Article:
Creating more natural light through window replacement or other methods is all the rage among homebuyers, ranking as one of the most important features of a home according to a survey conducted by Porch. In fact, it was considered even more vital than having a newly renovated bathroom or bedroom.
Canadian windows and doors manufacturing and installation company Ecoline Windows is in full agreement with those consumers, extolling some of the many virtues of natural light such as its mood-boosting properties, its positive impact on a home’s energy efficiency, and even its ability to improve residents’ health.
Ecoline Windows, which manufactures a wide range of energy efficient windows, doors, and patio doors tailored for the harsh Canadian environment, adds that it doesn’t take a full-blown windows replacement or knock a new hole in the wall or ceiling to boost the availability of natural light.
Rather, there are several clever techniques that can be used to bolster and accentuate the natural lighting that’s already present, a few of which are detailed below.
Lighten a Room’s Color Palette
Wallpaper and darker paint tones have the effect of absorbing much of the natural light that shines in their direction. Lightening the walls and ceiling of a room can greatly improve how well the natural light is reflected and perceived. Just avoid going for an overly bright tone of white, which can make a space feel cold and sterile.
It’s not just a room’s walls and other fixtures that impact the diffusion of natural light, but its flooring as well. Wood, stone, or ceramic floors with a polished, reflective surface are an ideal complement to natural light. Carpeting or rugs are not nearly as effective, but lighter colors are again preferable.
Have Lots of Shiny, Reflective Surfaces
Just a small amount of natural light can be greatly magnified through the adept placement of shiny and reflective objects and surfaces like mirrors or mirrored surfaces, picture frames, and other metallic or glass items. In smaller or more cluttered spaces where light is at a premium, like bathrooms and kitchens, adding metallic light fixtures, faucets, or even metallic finishes on the ceilings can help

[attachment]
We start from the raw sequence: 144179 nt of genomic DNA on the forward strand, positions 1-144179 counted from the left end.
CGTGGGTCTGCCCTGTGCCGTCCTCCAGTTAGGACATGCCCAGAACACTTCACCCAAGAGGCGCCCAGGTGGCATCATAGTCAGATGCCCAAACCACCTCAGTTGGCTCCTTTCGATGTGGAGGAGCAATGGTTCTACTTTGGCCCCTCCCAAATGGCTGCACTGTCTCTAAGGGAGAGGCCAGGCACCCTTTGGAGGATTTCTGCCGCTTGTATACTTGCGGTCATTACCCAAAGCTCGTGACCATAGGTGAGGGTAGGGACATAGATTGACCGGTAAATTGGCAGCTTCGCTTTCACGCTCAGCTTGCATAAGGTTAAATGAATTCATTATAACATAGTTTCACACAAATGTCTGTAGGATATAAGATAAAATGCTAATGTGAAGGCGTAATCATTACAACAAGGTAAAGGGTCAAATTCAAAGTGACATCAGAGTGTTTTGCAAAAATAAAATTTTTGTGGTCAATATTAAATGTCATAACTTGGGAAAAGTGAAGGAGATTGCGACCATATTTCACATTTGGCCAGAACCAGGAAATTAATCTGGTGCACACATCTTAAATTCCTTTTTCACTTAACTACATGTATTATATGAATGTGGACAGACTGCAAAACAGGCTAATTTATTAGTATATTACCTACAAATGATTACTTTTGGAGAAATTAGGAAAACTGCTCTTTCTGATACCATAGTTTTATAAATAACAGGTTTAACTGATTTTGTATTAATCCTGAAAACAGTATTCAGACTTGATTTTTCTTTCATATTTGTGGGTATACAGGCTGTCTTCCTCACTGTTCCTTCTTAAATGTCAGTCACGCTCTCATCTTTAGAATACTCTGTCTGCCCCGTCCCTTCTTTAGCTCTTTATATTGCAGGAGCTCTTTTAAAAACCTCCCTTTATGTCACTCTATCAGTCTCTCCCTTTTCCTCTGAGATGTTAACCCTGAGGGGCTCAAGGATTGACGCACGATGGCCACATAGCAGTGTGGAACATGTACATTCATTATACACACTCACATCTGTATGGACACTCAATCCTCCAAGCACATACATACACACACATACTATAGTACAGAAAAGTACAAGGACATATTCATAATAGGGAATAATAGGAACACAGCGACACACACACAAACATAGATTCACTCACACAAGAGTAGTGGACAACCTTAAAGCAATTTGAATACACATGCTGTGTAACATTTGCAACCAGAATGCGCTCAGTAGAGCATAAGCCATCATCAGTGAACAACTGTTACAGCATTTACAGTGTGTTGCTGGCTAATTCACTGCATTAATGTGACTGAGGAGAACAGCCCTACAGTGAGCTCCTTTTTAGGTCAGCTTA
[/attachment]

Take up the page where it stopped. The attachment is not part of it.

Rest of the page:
maximize the available light.
Trim Those Sun-Blocking Branches
Some of the sunlight that could otherwise be lighting up your home may instead be getting unceremoniously blocked by trees, hedges, or other obstructions. All it takes is a few well-placed leaves to block off a chunk of sunlight and dramatically darken a room, so you’ll want to continuously monitor and trim any obtrusive branches, vines, or other foliage.
Likewise, even small, seemingly minor additions to your window sills, like some herbs growing in your kitchen windows, could block quite a bit of sunlight, so you’ll need to balance the pros and cons of your window accents and decorations.
Swap Out Your Solid Doors
Much of the natural light that finds its way into our homes does so through their windows, but that shouldn’t discount the big role that glass or garden doors can play in brightening a room when being used to replace solid doors. Sliding glass doors or French doors can essentially convert any space into a veritable sunroom, while obscure glass options like frosted and tinted windows can improve the security of entry doors while still allowing more natural light in than solid doors.
Install Larger Windows
If all else fails, the surest way to boost the amount of natural light circulating throughout your home is to let even more of it in by installing larger windows. Ecoline Windows, which offers triple-pane windows for all of its models, reveals that transom windows are a particularly popular option right now, allowing more light into homes without impacting privacy.
The Canadian windows company notes that newer kitchen windows should also feature more exposed glass in general thanks to advances in manufacturing capabilities that cut down on windows’ framework, letting in that much more sunlight without the need for major renovations.
This post has originally been featured in Residence Style.